O muse, comt nv voort: Dutch Songs of Love and Freedom 1550-1750 from Aliud Records is an anthology of the Dutch contrafact and contains poetry set to music. The songs are performed by Duo Seraphim featuring Margot Kalse (Mezzo Soprano) and Elly Van Munster (Lute).
These are not original songs, but texts written on already existing and well-known melodies. These songs are sometimes called contrafacts: contra: against or at, factum: written on an already existing melody.
Between 1550 and 1750 this was a much loved and much practiced genre in the Netherlands. Numerous songbooks appeared, booklets in pocket format which could be easily produced from your pocket when you wanted to sing. They contained the texts and the melodies to which they should be sung, with a tune reference: wyse, voys, stemme, vpden, voix, op de wyse van etc.
We must retrace these melodies to be able to sing the songs. Fortunately, some songbooks have survived with the tunes added in musical notation. A great many other melodies can be traced back to the international song repertoire of the period. Other sources are for instance lute tablatures, dance books, etc.
It is remarkable how many tunes originate from outside the Netherlands. Many are French, English, or Italian; fewer are German and Spanish. These must have been popular – or at least known – in the Netherlands, beside the familiar Dutch tunes.
Margot Kalse – Mezzo Soprano
Elly Van Munster – Lute
Total time: 01:02:50
Adriaen Valerius, anonymus, D.R. Camphuysen, D.V. Coornhert, G.A. Bredero, J.C. Weyerman, Jan Jansz. Starter, Jan van Hout, Jan vander Noot, Joost van den Vondel, Nicolaes Vallet, P.C. Hooft, W.G. van Focquenbroch, Willem Reijersz. De Lange
Sphinx by Merging Technologies
|Original Recording Format|
Old Catholic Church, Delft (Netherlands)
|Recording Type & Bit Rate||
|Release Date||February 26, 2021|
From the middle of the 16th century music-making at home was a popular and widespread pursuit in the Netherlands. There were no royal or aristocratic courts with court chapels, and in the Protestant Churches only congregational psalm singing was allowed. So, in the privacy of the home and in public places like taverns music was made and became a significant activity.
Part of the repertoire were songs, often so-called contrafacta where existing music was overlaid with new texts. In the second half of the 16th century and in the 17th century poetry blossomed in the Netherlands. Many poems give indications as to the melodies to which they could be sung. But these are mostly not printed which makes it difficult to be sure which music was intended.
Over the last couple of decades much research has been done, and right now a database of melodies and texts is available. Experts have compared texts and melodies based on number and length of lines and the metrical structure. As a result, several poems can be sung. For this disc Margot Kalse has done some research of her own: “[F]or beautiful texts I have tried to find fitting tunes, and for beautiful tunes fitting, interesting texts”.
This album offers a selection from the large number of song books which were published in the Netherlands from the middle of the 16th century to the early 18th century. Most pieces date from the first half of the 17th century, when the Netherlands were during their ‘Golden Age’. Some of the best poets of the time are represented, like Joost van den Vondel and Pieter Corneliszoon Hooft.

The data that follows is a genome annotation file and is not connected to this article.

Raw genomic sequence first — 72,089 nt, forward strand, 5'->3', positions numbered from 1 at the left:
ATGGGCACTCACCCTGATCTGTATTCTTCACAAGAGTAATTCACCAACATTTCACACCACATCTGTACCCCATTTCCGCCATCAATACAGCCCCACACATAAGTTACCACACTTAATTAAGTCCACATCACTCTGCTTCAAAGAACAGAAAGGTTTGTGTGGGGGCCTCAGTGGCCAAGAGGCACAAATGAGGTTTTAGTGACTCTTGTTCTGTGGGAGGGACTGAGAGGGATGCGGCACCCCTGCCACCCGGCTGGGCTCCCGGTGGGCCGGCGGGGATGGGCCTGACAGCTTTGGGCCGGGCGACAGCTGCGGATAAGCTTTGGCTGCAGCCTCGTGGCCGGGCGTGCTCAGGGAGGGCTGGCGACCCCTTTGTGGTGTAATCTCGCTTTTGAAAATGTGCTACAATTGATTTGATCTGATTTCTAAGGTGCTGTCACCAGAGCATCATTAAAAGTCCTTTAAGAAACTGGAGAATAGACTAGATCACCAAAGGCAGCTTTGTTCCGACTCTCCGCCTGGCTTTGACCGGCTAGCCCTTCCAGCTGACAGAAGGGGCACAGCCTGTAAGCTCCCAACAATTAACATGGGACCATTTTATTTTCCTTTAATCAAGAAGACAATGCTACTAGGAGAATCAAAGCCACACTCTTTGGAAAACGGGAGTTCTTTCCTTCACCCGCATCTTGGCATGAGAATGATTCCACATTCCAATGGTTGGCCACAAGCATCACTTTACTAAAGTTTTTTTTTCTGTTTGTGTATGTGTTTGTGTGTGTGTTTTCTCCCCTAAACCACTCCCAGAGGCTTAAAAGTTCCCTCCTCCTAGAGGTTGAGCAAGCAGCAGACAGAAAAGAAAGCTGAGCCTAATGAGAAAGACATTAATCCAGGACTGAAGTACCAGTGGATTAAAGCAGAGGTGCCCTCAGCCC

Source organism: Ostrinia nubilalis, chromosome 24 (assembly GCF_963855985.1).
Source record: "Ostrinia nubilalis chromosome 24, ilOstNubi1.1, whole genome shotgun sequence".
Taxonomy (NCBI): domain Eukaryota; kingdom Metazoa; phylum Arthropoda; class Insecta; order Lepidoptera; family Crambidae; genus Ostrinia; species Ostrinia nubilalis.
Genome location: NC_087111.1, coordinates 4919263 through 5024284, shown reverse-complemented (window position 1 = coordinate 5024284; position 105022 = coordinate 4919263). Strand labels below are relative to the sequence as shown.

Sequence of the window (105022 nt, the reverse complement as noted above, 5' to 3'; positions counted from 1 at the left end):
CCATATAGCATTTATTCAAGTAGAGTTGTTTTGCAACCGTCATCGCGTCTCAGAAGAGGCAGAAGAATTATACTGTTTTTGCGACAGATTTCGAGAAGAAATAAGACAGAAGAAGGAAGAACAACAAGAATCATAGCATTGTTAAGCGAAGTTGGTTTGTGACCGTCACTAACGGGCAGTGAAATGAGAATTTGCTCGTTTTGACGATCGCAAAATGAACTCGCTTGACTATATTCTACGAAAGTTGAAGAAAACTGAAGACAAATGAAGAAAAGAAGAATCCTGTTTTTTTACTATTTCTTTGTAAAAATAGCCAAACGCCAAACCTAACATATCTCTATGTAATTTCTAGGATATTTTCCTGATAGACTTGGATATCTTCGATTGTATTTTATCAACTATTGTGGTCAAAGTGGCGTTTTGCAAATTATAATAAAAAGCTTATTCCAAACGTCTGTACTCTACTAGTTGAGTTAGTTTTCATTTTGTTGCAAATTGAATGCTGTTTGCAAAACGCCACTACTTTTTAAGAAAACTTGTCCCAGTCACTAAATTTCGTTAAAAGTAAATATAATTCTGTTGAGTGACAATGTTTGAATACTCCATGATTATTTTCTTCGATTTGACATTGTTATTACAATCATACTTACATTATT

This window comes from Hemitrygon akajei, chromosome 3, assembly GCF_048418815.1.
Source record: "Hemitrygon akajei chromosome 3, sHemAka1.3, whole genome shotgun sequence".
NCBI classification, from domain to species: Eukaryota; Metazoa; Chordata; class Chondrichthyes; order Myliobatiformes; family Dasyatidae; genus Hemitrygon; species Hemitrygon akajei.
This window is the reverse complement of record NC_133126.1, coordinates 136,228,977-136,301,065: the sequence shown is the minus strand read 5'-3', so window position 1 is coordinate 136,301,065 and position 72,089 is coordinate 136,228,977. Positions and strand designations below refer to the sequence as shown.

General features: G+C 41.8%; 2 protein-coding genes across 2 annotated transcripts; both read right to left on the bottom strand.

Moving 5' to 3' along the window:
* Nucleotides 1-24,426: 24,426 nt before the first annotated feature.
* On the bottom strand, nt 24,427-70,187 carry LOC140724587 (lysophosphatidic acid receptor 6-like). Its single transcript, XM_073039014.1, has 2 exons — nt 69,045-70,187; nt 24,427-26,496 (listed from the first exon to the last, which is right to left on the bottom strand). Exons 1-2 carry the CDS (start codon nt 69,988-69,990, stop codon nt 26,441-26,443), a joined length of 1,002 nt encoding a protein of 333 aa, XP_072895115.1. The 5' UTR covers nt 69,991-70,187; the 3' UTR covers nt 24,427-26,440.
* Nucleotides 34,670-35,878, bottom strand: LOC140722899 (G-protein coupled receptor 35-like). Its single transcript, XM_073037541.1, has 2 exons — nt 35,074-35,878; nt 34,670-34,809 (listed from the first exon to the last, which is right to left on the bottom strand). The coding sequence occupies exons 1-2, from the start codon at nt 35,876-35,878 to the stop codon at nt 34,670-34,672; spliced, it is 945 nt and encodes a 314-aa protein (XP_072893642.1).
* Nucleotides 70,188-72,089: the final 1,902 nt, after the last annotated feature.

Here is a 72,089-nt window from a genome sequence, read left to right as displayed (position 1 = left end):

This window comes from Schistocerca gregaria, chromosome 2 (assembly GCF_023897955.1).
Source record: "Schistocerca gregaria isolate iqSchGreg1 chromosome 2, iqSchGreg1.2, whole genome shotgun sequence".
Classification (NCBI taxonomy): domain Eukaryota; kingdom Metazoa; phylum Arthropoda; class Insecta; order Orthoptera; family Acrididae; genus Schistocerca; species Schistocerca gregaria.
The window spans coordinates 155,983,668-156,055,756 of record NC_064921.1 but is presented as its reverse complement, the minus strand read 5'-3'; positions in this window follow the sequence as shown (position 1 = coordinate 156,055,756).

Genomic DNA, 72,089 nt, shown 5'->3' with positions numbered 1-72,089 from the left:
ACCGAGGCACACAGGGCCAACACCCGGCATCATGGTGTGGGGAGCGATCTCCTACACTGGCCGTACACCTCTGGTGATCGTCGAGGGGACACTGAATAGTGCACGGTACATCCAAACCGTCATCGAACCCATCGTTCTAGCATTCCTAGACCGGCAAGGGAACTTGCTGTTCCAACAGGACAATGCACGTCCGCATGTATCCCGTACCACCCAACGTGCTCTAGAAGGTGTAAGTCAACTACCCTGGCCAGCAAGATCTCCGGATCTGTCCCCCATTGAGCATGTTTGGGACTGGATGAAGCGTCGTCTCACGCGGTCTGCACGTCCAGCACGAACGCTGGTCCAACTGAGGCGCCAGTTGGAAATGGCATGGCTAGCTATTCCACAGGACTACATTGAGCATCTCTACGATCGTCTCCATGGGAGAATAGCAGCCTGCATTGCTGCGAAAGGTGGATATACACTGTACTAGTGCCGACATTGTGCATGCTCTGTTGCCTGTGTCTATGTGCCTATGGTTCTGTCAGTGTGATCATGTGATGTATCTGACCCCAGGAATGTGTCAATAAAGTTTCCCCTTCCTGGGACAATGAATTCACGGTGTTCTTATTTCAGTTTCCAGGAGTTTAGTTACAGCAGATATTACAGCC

The songs span a wide variety of subjects. Some deal with love, often written for a specific woman, others are of a religious or political nature. In the poems there are references to mythology and word-games. The music is also various. Most melodies or songs are of French or Italian nature. It is mentioned that Hooft’s poem Sterflijck geslacht, uw suchten schorst (O mortal race, do stop your sighs) [track 14] is sung to the tune Cessez, mortels de souspirez, the composer is Pierre Guédron, a composer of many airs de cour in 17th century France. In fact, this poem is an adaptation of the text Guédron used.
Some melodies are of a truly international nature. The first item, for instance, is sung to the tune Doulce mémoire, one of the most famous chansons of the 16th century. And track 7, Helena antwoort tot Paris (Helena answers Paris) is sung on the melody of Tant que vivray, a famous French chanson. There are also sacred tunes. Track 2 uses the melody of the rhymed version of the Magnificat as it was composed in the circles of the Huguenots and included in the Genevan Psalter. From this collection also come the melodies of tracks 6 and 8, Psalms 48 and 128 respectively. And in track 16 we hear the original melody of what today is the Dutch national anthem, Wilhelmus van Nassouwe.
The album ends with two songs from the early 18th century which are of a quite different character. They are written by Jacob Campo Weyerman, one of the main literary representatives of the Enlightenment in the Netherlands. He was especially known for his satirical writings, and Sa! Laat ons dan rustig raazen is a specimen of that genre. The text is from a magazine, and as the liner-notes tell “Weyerman introduces an armchair that speaks about its occupants. Here we meet a ‘podagrist’, one who suffers from the gout but is nonetheless on a drinking bout, following the advice of a drunken doctor.”
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